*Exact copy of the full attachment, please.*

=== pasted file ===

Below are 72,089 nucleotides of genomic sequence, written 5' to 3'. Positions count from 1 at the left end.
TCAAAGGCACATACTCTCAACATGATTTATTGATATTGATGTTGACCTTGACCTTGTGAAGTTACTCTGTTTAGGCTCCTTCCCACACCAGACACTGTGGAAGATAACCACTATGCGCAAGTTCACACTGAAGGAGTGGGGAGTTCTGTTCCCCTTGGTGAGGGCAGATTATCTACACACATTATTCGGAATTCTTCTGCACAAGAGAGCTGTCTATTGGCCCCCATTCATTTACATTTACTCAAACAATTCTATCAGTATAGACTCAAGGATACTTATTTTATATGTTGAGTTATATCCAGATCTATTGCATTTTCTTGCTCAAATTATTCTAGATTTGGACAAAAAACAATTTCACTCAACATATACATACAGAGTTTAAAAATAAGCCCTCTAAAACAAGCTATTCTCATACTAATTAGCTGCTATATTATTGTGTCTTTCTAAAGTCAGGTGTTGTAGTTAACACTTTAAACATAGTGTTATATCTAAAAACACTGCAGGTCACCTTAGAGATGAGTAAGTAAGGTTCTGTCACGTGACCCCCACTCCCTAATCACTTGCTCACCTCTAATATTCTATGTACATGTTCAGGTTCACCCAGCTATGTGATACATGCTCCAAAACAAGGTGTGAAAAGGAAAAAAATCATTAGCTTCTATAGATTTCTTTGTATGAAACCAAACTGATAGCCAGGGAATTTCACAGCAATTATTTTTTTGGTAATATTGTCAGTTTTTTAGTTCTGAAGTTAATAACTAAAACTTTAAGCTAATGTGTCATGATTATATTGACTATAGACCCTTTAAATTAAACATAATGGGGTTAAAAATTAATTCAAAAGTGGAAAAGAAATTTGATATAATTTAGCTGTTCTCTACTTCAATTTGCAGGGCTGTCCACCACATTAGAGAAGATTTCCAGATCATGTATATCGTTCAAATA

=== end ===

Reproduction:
Below are 72,089 nucleotides of genomic sequence, written 5' to 3'. Positions count from 1 at the left end.
TCAAAGGCACATACTCTCAACATGATTTATTGATATTGATGTTGACCTTGACCTTGTGAAGTTACTCTGTTTAGGCTCCTTCCCACACCAGACACTGTGGAAGATAACCACTATGCGCAAGTTCACACTGAAGGAGTGGGGAGTTCTGTTCCCCTTGGTGAGGGCAGATTATCTACACACATTATTCGGAATTCTTCTGCACAAGAGAGCTGTCTATTGGCCCCCATTCATTTACATTTACTCAAACAATTCTATCAGTATAGACTCAAGGATACTTATTTTATATGTTGAGTTATATCCAGATCTATTGCATTTTCTTGCTCAAATTATTCTAGATTTGGACAAAAAACAATTTCACTCAACATATACATACAGAGTTTAAAAATAAGCCCTCTAAAACAAGCTATTCTCATACTAATTAGCTGCTATATTATTGTGTCTTTCTAAAGTCAGGTGTTGTAGTTAACACTTTAAACATAGTGTTATATCTAAAAACACTGCAGGTCACCTTAGAGATGAGTAAGTAAGGTTCTGTCACGTGACCCCCACTCCCTAATCACTTGCTCACCTCTAATATTCTATGTACATGTTCAGGTTCACCCAGCTATGTGATACATGCTCCAAAACAAGGTGTGAAAAGGAAAAAAATCATTAGCTTCTATAGATTTCTTTGTATGAAACCAAACTGATAGCCAGGGAATTTCACAGCAATTATTTTTTTGGTAATATTGTCAGTTTTTTAGTTCTGAAGTTAATAACTAAAACTTTAAGCTAATGTGTCATGATTATATTGACTATAGACCCTTTAAATTAAACATAATGGGGTTAAAAATTAATTCAAAAGTGGAAAAGAAATTTGATATAATTTAGCTGTTCTCTACTTCAATTTGCAGGGCTGTCCACCACATTAGAGAAGATTTCCAGATCATGTATATCGTTCAAATA